How To Make The Job Interview More Relaxing

How To Make The Job Interview More Relaxing

A job interview can be nerve-wracking for people on both sides of the equation. Job seekers worry they won’t get the job. Even if they have the perfect resume, they can’t manage to stop fidgeting or rambling on during the interview. And that anxiety prevents you from getting an accurate idea about what the candidate is really like.

Sitting through interview after interview can frustrate you and make you wonder whether or not you’ll ever find the right candidate. That stress distracts you and keeps you from giving job candidates your full attention.

So what can you do to make the whole process a little more relaxing? Here’s advice from recruiting and hiring experts on how to put both you and candidates at ease during the job interview:

Find a quiet, but informal area.

The greatest advantage to having a relaxed interview setting is that it tends to make interviewees more relaxed and open. This allows you to get to know their character better without having to peel through the layers of poise and etiquette.​

The best way to achieve this type of environment is to conduct the interview somewhere informal. Find a quiet spot out of high-foot traffic where the candidate can have a calm, uninterrupted conversation with you.

BradSchultz

Brad Stultz, Human Resources Coordinator, Totally Promotional

Remind them you’re human, too.

I’ve found that giving some of my background and not immediately laying on the pressure has helped candidates feel more at ease. It’s like we’re both humans; we both have careers and we both know things the other doesn’t. It doesn’t have to be the hard sell or hard questions first and upfront.

Of course, I want candidates to come in knowing their stuff, but I also want to get a sense of who they are as people. It’s hard to do that if the environment is too stuffy. Our office is chock full of snacks and interesting beverages and we’re a startup so no suits here. That really helps people relax.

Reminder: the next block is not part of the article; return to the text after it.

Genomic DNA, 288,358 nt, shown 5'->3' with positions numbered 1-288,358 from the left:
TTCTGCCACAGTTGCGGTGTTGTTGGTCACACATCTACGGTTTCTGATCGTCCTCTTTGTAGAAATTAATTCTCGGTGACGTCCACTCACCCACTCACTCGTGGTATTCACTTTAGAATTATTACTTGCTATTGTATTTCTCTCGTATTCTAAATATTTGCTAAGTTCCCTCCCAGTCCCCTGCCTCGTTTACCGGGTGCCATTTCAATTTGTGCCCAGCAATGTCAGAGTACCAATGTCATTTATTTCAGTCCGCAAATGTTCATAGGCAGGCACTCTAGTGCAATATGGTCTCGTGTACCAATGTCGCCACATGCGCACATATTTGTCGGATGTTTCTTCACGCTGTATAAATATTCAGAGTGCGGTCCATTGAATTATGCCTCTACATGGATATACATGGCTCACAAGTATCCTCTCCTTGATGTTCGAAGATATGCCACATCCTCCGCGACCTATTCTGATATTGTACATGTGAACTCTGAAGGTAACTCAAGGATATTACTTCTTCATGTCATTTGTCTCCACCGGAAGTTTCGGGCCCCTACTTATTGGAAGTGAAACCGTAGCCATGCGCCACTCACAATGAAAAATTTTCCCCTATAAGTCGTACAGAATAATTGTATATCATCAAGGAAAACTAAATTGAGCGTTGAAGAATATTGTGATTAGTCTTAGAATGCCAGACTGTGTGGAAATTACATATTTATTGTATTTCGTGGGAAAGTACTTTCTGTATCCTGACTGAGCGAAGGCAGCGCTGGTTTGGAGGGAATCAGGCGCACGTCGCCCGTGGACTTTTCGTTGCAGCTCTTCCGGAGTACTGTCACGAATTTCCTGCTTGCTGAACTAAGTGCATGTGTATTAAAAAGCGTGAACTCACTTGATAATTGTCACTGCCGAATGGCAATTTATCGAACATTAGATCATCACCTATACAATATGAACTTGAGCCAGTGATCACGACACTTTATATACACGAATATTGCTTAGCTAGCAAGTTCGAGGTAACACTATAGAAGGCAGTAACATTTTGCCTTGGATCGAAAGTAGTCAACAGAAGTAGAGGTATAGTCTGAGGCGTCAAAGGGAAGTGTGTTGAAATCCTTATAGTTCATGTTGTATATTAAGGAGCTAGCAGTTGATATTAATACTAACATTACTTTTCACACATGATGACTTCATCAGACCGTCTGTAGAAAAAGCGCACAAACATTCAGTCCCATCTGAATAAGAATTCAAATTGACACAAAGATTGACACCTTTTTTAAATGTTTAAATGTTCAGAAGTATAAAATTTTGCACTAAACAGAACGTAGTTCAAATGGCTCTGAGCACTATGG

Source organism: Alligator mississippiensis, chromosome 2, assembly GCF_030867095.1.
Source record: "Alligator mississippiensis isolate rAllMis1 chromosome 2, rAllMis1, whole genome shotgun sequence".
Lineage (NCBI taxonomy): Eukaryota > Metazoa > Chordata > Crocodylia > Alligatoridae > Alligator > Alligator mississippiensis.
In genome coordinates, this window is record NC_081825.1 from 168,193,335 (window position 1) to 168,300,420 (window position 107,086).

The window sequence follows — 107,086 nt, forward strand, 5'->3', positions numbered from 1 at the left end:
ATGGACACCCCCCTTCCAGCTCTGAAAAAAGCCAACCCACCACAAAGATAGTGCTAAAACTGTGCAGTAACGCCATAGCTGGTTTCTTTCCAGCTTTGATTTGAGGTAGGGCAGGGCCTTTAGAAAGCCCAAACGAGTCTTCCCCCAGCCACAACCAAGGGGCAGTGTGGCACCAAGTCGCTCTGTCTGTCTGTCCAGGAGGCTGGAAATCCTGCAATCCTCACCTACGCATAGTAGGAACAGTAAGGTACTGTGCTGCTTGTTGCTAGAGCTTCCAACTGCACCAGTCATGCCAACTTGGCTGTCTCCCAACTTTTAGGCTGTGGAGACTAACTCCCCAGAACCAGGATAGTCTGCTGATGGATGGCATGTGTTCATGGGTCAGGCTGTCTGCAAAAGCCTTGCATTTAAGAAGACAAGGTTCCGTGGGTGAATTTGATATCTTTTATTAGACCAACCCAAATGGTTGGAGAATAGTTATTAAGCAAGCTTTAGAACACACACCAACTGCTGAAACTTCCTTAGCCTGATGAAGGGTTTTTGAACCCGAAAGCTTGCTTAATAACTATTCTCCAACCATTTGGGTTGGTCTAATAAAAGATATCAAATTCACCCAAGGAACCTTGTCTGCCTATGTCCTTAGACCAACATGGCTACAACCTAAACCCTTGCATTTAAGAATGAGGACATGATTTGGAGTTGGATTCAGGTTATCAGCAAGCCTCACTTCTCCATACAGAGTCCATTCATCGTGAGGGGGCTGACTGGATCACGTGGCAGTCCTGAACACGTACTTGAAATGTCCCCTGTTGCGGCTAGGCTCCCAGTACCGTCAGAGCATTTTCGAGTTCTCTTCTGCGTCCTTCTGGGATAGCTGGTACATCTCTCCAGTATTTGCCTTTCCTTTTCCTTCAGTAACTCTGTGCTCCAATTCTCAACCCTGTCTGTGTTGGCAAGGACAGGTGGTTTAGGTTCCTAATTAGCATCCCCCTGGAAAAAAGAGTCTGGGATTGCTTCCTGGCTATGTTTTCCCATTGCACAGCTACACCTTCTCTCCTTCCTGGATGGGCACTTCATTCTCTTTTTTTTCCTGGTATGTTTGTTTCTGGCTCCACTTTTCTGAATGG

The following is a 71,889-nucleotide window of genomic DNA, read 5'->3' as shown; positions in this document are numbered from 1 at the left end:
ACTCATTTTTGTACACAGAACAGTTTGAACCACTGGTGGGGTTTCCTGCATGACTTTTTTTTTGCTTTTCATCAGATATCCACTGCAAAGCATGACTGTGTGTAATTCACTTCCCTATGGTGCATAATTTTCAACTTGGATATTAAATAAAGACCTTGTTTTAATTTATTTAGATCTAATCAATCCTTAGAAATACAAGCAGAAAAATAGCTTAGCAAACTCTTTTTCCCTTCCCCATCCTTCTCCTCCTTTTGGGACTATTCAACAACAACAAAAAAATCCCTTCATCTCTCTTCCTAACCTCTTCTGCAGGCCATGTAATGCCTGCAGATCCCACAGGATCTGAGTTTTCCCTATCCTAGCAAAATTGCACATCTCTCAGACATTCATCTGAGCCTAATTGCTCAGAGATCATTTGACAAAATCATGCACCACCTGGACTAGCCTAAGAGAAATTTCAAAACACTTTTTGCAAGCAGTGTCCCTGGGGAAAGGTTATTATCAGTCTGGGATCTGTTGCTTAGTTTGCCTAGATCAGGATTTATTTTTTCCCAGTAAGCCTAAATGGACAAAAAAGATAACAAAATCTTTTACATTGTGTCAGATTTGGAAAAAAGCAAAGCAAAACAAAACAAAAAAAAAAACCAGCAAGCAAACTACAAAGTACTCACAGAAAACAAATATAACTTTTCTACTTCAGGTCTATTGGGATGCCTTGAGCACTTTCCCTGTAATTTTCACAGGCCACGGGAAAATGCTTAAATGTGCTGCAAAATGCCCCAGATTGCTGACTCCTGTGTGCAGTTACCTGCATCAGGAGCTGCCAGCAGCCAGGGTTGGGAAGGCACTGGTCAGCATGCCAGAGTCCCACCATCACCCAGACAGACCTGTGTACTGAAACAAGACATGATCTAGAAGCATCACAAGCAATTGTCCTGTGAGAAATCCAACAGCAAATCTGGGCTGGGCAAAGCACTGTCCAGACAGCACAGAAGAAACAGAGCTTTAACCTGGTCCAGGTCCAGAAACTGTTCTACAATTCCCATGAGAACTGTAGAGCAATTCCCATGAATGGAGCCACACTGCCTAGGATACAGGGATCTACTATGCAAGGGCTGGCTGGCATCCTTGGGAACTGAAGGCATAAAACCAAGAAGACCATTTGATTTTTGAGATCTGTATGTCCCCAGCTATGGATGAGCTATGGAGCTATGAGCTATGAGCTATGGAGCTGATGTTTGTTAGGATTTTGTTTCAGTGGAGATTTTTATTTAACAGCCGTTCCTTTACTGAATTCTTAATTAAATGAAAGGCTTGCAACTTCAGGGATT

Rashmi Melgiri

Rashmi Melgiri, Co-founder and COO, CoverWallet

Share a funny, personal story.

I like to break the ice by sharing my personal experience on what I thought was the worst interview of my life.

I was a first-year lawyer and I interviewed at one of the largest, most prestigious firms in my geographic area. Upon arriving and parking my car in the garage, I stepped in an open can of sardines and spent the next 15 minutes trying to rid my interview shoes (I only wore these heels for interviews) of the sardine smell.

Needless to say, as nervous as I was about the stench, I managed to toughen it up, nail the job interview, and get the job offer. Job seekers always like this story because it is real, and provides good comic relief for them to feel at ease in the interview.

Wendi Weiner

Wendi Weiner, Career Coach, The Writing Guru

And what about recruiters who feel off their game because they’re overwhelmed or on edge and it’s affecting the job interview? Here’s what the experts say about that:

Give yourself time to think.

Remember, you are in charge of these. You shouldn’t be interviewing too many people, that is how mistakes are made. Set up a few interviews a day for two or three days with nothing after. If you cannot find a candidate in that pool, you can do the same again. If there is no suitable candidate in the second pool, then your requirements or pre-screening process needs to be changed.

David Retske

David Retske, Co-owner and Engineering Manager, The 3D Connectors

Keep the hiring managers in the process.

It’s really helpful to involve hiring managers in the process. I think this assists with not getting overwhelmed and ensuring that you’re on the right track for pushing forward the right candidates.

I like keeping an open dialogue with the hiring managers and letting them into my process. We discuss the type of candidates that are coming through and also what steps each is at in the recruiting process. This allows for collaboration and trust between the hiring managers and myself and allows them to feel involved.  

Ariel Lopez

Ariel Lopez, HR Manager, Geek Powered Studios

Focus on the task at hand.

Remember each person is a person — try to be focused on the person in front of you and not your to-do list. Most of my interviewing experience was set up without prior warning, so I learned to have conversations and ask the questions I needed to know to help the company make hiring decisions without making it feel rote or boring.

Lisa Vento Nielsen

Lisa Vento Nielsen, Founder, The Next Stage